And then the word “persecution,” we understand what that means. That refers to afflictions suffered for the sake of Christ. Then “famine” is actually referring to the result of these first three, that you are so persecuted that you have no food. And the reason you have no food is you have been run out of town, you have lost your job, everyone hates you, no one is going to take care of you, even your family has ostracized you because you now are a believer following this dead Jewish carpenter named Jesus of Nazareth. You can’t even afford to buy food. That’s the sense of the “famine” here. And then “nakedness” is also the result of the first three. You don’t even have money to buy clothes. You just have inadequate provisions to survive.
And then the word “peril” means you are exposed to danger constantly, threats to your life. And it can escalate and mount to the pinnacle. And the crescendo on this list of seven is the sword, and we understand what the sword would mean. That would be martyrdom, paying the ultimate price to seal your testimony and your confession of Christ with your own blood unto death. Even all of that will not separate us from the love of Christ. If anything, it will elicit greater measures of the love of Christ to be poured out upon us. And as the world rejects us, Christ embraces us. And as the world takes away from us, Christ will give to us. He will stick with us and stay with us through thick and thin, no matter what. There can never be a breach in our relationship with Jesus Christ. And not only will He stand with us, He will provide for us, whatever it is we need as long as we are alive and as long as we are maintaining a trust in the Father and in prayer looking to Him and working hard, then He will provide for us. So, just march on in faith, fly your colors high. You are a believer in Jesus Christ. Nothing the world can do to you will prevent the purposes of God being fulfilled in your life.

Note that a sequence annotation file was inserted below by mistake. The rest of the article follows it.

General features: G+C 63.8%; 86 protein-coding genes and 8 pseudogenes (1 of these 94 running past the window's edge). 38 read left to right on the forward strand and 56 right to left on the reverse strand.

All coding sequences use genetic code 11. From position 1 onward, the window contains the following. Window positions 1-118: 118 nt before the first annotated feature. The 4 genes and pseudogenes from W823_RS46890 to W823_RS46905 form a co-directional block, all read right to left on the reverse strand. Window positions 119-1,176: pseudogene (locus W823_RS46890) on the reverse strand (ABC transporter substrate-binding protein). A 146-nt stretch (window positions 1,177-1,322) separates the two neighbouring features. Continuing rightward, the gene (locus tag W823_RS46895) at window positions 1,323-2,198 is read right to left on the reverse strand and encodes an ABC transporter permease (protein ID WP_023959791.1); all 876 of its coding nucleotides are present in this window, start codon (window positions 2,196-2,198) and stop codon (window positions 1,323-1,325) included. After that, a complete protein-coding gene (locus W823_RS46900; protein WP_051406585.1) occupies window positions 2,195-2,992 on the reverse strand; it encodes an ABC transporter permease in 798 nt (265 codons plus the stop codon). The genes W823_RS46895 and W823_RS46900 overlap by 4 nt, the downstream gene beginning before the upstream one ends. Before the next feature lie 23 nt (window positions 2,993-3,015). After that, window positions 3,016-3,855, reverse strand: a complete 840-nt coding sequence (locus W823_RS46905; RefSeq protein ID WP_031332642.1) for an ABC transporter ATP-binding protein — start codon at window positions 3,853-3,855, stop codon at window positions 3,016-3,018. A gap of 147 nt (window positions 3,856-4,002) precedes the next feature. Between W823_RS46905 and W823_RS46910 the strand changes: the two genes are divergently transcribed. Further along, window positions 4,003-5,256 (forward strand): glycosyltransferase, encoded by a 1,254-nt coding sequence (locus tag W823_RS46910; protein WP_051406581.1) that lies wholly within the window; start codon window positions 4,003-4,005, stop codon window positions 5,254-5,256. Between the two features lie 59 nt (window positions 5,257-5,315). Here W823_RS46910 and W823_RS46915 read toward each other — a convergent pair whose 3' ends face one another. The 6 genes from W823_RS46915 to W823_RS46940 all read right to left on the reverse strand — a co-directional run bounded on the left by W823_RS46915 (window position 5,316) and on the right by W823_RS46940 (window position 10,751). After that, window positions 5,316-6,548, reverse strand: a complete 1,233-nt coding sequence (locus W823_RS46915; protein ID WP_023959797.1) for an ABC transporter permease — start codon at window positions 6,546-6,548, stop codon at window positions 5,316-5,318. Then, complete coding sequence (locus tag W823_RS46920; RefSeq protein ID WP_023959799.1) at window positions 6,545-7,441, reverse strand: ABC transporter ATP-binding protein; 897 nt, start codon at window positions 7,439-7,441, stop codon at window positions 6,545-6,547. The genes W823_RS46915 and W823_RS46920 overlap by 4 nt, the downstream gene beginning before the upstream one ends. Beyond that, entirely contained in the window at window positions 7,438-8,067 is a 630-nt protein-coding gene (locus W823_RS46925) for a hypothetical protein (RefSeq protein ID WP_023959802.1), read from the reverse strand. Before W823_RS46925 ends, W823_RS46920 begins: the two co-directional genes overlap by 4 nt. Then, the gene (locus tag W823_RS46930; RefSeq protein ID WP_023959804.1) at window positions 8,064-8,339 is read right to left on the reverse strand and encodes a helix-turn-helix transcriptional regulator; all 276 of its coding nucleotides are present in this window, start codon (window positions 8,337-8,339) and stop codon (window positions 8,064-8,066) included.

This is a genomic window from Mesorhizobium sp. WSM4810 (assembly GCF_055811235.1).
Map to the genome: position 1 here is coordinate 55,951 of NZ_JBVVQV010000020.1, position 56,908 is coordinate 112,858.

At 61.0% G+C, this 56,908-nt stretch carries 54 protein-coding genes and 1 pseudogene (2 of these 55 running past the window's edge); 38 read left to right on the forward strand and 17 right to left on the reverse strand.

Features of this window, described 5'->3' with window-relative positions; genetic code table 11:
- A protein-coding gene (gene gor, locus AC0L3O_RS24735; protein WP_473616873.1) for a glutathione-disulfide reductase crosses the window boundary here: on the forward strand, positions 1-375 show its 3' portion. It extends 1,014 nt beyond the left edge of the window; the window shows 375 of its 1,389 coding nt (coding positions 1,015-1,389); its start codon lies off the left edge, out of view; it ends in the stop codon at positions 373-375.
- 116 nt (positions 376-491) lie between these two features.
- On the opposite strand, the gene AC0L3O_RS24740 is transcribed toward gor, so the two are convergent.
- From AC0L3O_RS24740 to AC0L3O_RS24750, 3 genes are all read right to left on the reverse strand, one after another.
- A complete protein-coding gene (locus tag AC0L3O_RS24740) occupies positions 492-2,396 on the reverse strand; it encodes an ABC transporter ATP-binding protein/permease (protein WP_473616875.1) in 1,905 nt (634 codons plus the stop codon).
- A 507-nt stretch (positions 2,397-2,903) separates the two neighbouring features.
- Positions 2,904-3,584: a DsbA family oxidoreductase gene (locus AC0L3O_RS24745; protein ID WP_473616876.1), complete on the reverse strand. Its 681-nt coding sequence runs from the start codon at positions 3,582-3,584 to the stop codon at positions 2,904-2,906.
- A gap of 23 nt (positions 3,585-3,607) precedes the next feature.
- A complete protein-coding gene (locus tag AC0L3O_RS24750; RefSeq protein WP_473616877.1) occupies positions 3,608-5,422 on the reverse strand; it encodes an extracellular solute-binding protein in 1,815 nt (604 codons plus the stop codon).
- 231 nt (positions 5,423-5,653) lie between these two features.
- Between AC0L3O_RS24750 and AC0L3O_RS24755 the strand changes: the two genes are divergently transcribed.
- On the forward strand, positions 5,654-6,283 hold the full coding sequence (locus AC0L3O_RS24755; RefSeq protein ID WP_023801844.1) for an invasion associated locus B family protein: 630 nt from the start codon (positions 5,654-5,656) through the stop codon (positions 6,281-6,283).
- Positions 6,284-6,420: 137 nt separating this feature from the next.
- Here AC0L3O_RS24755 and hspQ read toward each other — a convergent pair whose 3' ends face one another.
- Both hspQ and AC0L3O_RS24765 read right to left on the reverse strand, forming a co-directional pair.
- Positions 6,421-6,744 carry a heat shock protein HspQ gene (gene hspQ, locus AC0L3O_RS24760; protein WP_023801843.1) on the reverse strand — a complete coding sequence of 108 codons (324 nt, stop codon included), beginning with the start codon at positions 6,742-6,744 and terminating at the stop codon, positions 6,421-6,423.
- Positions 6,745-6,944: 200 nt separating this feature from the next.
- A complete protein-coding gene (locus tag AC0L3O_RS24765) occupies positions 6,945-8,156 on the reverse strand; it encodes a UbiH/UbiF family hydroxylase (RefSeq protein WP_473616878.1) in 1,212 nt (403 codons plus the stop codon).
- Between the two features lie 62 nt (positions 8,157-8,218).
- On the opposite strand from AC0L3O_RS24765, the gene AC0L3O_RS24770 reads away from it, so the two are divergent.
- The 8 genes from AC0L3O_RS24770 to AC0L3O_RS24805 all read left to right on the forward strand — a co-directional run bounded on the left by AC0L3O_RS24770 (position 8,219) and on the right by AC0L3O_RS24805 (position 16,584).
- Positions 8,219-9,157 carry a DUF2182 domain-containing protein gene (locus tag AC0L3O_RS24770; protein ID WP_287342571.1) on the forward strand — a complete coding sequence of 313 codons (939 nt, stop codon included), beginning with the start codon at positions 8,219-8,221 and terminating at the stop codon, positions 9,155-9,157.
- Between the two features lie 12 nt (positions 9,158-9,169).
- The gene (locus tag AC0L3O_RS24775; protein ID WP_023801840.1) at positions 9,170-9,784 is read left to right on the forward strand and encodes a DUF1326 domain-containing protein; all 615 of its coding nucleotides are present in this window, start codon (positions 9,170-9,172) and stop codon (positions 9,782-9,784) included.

Then finally, verse 36, “Just as it is written.” Now, he quotes Psalm 44 verse 22 to further explain the “sword” at the end of verse 35. “For your sake,” referring to “for God’s sake,” meaning for the sake of the cross, for the sake of the gospel, for the sake of the kingdom. “We,” the “we” refers to the “us,” it refers to the elect, it refers to all those predestined and foreknown. “For we are being put to death,” and that’s the martyrdom, the sword at the end of verse 35, “all day long.” And the idea is they are coming after some of you in the morning. They are coming after others of you in the afternoon. They are just kidnapping you at night, and your family never sees you again. “All day long; we are considered as sheep.” Sheep are defenseless, sheep are weak. “We are considered as sheep to be slaughtered.” That’s the martyrdom and that’s the reality. But even that can’t separate us from the love of Christ. In fact, that only propels us into the very presence of Christ and into His gracious arms to receive us in heaven.